For ex-pats in Turkey, there are several opportunities every day to meet new people. The country is made up of people from all over the world, including Europeans, Russians, Asians, and Americans. Consider yourself a member of a global network.
What are the Reasons to Buy a Property Close to the Beaches in Turkey?
Many foreigners buy property in Turkey, especially properties close to the beach. While there are many advantages of living in Turkey, here are some of the reasons to buy a property close to the beach.
- Turkish seaside property is Stunning: An early swim is wonderful. Many Turkish beaches have beautiful sunsets. The Aegean and Mediterranean are the best buys.
- A Wide Range of Investments: The Turkish property market has exploded in the last 10 years, with huge numbers of flats, apartments, and villas available. The sky is the limit for resale, off-plan, and new buildings. You’ll find everything from coastal villas to urban living to rural retreats. View our Turkey real estate listings.
- An Easy Buying Process: Buying property in Turkey was a time-consuming procedure ten years ago, with lengthy waits for title deeds. On the other hand, the Turkish government has streamlined the process and made it easier than ever before. As a result, the entire process can be finished in as little as a week.
- Payment Terms Structured: Affordability and flexibility are key features of the Turkish real estate industry. Consider buying a property in Turkey if you want to make a profitable investment at a reasonable cost. If you want to buy a property off-plan or newly built, you can utilize structured payment plans from 6 to 60 months. In some cases, you have up to five years to pay for your property, but you can move in and sign the title sooner.
- Turkish Citizenship by Investment: By rules issued in the Turkish Official Gazette on 19.09.2018 and 07.12.2018, foreigners who purchase ready-to-move or under-construction property in Turkey and commit to purchasing a property valued at least US$400,000 will be awarded Turkish citizenship.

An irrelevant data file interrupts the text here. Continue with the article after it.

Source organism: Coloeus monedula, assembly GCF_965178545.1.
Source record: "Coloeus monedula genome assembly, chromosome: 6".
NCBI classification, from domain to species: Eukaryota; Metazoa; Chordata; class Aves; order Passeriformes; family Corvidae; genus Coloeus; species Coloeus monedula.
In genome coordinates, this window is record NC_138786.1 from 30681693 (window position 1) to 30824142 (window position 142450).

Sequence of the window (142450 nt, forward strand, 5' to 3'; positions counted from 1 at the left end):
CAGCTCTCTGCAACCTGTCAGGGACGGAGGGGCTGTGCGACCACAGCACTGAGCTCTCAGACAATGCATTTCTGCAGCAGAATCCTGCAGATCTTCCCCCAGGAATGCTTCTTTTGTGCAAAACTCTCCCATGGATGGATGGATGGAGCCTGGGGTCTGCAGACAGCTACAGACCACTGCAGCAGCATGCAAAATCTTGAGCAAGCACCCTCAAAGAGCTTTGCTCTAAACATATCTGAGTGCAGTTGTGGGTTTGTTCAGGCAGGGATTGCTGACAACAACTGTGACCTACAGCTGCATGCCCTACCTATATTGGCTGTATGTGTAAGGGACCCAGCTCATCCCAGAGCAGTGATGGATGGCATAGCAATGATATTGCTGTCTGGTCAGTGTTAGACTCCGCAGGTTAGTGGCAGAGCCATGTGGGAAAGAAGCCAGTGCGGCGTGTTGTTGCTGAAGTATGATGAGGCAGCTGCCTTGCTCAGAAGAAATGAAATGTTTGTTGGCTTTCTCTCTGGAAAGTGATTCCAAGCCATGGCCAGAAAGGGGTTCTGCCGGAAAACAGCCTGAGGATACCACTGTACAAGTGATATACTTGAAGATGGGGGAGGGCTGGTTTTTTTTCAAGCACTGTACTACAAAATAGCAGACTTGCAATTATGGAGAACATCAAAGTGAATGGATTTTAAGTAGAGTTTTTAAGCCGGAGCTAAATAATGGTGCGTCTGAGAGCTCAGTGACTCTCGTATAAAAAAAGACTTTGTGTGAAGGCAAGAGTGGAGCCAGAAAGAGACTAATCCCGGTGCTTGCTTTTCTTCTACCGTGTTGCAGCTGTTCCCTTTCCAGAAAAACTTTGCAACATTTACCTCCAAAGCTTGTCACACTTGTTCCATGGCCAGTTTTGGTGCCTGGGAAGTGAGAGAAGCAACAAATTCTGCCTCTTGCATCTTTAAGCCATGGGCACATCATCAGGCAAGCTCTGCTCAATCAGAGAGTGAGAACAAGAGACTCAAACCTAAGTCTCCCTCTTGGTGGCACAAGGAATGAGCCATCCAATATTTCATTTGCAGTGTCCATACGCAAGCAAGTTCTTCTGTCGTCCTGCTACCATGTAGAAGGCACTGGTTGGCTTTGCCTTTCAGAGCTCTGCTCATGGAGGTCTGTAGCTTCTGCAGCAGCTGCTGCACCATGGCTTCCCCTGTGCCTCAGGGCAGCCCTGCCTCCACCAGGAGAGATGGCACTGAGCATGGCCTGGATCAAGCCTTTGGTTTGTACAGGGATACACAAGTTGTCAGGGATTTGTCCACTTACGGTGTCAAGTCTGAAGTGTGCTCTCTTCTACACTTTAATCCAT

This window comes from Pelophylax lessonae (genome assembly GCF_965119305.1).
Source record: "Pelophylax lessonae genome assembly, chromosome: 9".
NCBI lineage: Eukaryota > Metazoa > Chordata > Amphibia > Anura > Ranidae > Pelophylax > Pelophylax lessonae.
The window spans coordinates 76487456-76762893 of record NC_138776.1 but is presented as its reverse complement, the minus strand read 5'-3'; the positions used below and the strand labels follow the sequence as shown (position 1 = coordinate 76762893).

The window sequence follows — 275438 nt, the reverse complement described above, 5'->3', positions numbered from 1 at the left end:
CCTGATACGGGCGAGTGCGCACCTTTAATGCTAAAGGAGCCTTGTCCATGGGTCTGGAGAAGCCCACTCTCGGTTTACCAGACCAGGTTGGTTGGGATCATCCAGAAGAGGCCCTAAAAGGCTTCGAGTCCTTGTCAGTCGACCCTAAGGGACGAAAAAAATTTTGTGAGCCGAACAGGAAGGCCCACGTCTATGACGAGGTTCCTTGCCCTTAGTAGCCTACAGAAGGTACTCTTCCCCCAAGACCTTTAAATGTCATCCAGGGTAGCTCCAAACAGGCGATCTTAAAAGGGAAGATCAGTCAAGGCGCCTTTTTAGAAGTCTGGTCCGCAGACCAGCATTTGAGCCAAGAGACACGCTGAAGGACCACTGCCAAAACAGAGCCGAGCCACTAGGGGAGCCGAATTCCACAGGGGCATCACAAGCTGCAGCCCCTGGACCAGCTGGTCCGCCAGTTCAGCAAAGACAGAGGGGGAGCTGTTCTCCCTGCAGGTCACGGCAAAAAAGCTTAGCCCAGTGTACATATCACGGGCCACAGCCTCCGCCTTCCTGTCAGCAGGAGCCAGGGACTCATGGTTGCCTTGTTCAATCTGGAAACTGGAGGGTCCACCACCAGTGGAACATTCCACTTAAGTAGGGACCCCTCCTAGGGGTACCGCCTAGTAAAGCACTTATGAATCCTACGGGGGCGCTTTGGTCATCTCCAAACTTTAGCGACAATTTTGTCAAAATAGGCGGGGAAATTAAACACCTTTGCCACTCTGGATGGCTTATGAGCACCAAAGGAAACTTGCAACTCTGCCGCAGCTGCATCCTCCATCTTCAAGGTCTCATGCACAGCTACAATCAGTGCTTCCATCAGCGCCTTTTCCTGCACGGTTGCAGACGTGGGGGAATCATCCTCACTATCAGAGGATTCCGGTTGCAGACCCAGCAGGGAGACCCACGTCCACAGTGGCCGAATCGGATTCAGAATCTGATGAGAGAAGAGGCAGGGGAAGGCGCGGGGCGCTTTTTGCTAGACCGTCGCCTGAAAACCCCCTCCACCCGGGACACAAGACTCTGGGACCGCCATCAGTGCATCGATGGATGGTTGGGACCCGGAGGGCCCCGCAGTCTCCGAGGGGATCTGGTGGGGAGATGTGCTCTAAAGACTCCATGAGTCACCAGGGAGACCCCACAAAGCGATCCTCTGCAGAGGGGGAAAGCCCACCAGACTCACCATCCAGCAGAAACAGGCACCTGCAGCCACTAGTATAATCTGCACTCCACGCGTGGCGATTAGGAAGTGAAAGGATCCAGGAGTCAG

How is the Family Life in Turkey?
The Turkish family is the basic social unit. A Turkish family has two parents, plus any unmarried children and their families. Children typically live with their parents until they become young adults and are financially independent to get married. The family may share a home, but each floor may be owned by a different family member.
In Turkey, grandmothers and other relatives are vital in child-rearing. Families in Turkey usually prefer to come home directly after work. Having dinner and a cup of tea with the family members and watching TV afterward are among the cozy activities they enjoy after a long day at work. Everyone is welcome for coffee, tea, and a lively conversation.
Close family bonds are highly valued in Turkish culture. People strongly believe they should care for their parents and elders. Respect for the elderly is necessary for family life in Turkey. Turkish people often return to their childhood homes when they retire. Extended family members can provide emotional and financial support. Turkish homes vary greatly in size and organization. Living in an apartment is becoming more popular as families shrink.